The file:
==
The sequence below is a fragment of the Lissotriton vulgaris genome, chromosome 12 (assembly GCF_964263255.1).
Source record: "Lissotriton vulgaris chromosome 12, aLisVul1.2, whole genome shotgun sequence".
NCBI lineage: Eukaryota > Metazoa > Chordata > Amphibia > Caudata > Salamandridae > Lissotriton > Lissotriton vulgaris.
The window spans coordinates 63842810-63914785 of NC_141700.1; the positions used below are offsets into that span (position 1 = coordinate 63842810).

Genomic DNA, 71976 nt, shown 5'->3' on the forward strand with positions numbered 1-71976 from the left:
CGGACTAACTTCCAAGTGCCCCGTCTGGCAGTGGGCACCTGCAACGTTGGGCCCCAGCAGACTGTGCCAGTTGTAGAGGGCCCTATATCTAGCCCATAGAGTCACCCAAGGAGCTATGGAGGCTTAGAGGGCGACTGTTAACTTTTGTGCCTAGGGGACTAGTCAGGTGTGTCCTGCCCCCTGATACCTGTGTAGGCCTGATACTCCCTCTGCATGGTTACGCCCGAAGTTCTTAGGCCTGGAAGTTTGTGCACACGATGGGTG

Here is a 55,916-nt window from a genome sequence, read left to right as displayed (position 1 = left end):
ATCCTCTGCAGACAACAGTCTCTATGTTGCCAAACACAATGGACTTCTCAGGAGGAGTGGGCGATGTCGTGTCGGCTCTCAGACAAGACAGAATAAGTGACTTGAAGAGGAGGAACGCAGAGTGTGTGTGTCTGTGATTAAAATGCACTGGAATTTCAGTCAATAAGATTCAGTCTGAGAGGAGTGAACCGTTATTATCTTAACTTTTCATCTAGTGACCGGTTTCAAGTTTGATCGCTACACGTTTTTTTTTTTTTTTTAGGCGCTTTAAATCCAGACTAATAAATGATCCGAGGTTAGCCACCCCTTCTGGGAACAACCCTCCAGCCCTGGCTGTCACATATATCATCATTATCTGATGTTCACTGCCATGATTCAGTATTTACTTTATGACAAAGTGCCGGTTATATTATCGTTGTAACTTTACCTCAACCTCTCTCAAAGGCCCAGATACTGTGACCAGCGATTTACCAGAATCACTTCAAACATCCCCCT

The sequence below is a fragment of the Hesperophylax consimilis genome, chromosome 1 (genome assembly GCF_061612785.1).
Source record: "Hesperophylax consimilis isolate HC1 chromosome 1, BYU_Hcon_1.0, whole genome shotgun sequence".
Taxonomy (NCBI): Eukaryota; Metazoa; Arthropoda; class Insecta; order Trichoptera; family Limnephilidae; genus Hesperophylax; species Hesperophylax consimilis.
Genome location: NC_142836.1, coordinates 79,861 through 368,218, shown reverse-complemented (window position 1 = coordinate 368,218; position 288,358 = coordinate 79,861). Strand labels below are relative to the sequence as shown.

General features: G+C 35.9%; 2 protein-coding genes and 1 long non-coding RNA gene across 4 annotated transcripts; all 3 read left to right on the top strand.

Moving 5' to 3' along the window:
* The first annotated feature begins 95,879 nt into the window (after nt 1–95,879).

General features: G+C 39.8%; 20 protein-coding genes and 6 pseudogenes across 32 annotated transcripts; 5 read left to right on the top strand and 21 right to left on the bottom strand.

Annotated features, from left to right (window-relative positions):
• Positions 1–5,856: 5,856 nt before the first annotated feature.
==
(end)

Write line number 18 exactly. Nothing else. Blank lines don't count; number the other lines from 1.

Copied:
• Positions 1–5,856: 5,856 nt before the first annotated feature.